C. Failure to Seek Downward Departure for Alien Status

Movant also argues that his counsel erred in not seeking a downward departure for his deportable alien status. The Court may depart from the Guidelines Range if it "finds that there exists an aggravating or mitigating circumstance of a kind, or to a degree, not adequately taken into consideration by the Sentencing Commission." 18 U.S.C. § 3553(b)(1). The Ninth Circuit has held that deportable alien status may be such a mitigating circumstance. United States v. Charry Cubillos, 91 F.3d 1342, 1344 (9th Cir. 1996). In Charry Cubillos, the Ninth Circuit ruled that a district court could take alien status into account in sentencing, but only if the defendant's alien status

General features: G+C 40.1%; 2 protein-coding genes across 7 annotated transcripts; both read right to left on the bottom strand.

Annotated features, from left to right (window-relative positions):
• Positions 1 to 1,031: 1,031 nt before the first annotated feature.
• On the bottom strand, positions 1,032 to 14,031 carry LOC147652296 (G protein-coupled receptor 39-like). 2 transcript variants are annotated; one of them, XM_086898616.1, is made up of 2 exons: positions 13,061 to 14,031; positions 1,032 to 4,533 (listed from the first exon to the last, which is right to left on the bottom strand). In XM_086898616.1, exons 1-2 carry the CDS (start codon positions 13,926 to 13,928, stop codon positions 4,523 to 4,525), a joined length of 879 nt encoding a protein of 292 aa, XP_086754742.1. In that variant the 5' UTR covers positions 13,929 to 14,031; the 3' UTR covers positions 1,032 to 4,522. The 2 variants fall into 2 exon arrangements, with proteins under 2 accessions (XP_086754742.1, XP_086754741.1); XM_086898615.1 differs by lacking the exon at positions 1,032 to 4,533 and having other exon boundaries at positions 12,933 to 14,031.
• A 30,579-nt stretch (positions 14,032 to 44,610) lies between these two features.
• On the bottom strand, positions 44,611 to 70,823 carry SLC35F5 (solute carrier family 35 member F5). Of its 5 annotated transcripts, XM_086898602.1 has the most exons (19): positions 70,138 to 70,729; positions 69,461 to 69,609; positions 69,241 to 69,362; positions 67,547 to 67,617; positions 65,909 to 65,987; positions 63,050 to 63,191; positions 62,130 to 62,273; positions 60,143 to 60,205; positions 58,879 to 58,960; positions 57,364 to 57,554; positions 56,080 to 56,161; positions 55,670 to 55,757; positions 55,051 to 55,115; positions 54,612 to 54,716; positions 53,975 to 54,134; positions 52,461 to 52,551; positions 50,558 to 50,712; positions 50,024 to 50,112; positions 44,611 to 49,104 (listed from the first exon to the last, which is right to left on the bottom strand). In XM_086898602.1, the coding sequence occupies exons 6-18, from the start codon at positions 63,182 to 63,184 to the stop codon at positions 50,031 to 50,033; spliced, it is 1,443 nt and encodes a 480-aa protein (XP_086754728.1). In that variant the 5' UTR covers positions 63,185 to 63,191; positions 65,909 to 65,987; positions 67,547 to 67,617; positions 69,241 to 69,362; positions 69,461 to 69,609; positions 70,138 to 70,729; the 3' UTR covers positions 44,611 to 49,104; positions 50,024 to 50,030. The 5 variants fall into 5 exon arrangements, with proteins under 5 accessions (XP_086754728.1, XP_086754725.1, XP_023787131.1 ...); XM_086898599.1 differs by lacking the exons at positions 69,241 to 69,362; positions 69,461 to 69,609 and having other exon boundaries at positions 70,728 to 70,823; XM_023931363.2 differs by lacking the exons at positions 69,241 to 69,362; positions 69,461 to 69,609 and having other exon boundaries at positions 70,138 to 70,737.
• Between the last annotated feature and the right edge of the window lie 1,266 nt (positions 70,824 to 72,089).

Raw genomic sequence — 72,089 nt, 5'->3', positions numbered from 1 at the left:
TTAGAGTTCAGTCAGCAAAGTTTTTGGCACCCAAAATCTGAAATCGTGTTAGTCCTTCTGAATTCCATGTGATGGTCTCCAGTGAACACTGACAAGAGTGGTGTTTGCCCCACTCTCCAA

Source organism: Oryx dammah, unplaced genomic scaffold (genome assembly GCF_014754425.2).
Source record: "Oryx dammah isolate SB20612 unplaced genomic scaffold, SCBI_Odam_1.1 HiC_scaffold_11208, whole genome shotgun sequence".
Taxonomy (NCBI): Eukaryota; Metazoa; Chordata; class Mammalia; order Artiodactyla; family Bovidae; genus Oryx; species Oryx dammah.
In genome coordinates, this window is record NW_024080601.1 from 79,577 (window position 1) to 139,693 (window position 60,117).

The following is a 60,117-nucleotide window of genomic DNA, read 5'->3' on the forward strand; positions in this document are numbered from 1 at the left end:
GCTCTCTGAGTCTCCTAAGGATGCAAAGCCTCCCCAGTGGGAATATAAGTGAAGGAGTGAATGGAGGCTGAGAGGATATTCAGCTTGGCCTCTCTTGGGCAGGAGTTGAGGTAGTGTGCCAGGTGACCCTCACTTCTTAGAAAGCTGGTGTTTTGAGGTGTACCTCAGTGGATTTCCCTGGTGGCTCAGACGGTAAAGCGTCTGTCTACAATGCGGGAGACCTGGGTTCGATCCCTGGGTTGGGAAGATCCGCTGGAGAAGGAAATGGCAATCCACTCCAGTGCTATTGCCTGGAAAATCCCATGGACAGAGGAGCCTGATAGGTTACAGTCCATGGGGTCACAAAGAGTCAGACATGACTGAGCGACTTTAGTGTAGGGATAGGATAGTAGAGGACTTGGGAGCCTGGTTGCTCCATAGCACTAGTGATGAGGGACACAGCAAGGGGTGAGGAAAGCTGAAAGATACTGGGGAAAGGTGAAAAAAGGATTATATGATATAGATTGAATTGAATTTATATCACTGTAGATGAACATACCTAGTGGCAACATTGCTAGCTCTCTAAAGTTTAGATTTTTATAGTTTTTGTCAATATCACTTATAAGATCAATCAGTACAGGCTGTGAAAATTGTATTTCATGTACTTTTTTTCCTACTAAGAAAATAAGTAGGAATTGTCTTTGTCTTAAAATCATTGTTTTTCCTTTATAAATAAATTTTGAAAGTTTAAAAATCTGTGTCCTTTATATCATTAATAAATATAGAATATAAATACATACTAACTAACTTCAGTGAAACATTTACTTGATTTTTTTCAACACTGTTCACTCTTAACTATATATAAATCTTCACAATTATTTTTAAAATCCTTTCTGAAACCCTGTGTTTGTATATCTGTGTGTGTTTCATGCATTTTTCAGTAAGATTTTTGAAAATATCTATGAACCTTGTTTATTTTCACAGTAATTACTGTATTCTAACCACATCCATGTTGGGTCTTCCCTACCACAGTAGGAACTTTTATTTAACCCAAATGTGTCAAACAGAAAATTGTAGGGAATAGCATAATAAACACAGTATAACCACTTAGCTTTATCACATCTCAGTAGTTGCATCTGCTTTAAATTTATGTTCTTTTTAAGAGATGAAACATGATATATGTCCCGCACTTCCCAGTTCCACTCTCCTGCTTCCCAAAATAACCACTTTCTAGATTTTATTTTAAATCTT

(1) had a "substantial" impact on the sentence severity, (2) the sentencing court has "a high degree of confidence" that this impact would apply "for a substantial portion of the defendant's sentence," and (3) the court believes that "the greater severity is undeserved." Id. at 1344. The Ninth Circuit found that the district court's application of a downward departure in Cubillos' sentencing did not meet these requirements, emphasizing that downward departures for factors not mentioned in the Guidelines would be "highly infrequent." Id. at 1345.

Here, Movant acknowledges that he is a deportable alien, but submits no evidence that his deportable alien status had a substantial impact on his sentence severity, that this impact would apply for a substantial portion of his sentence, or that this greater severity is undeserved. It is very unlikely that a downward departure for deportable alien status, granted only in "highly infrequent" cases, would have been granted here. See id. Thus, Movant's counsel's decision not to seek a downward departure for deportable alien status was reasonable, and there is not a reasonable probability that this decision resulted in prejudice to Movant.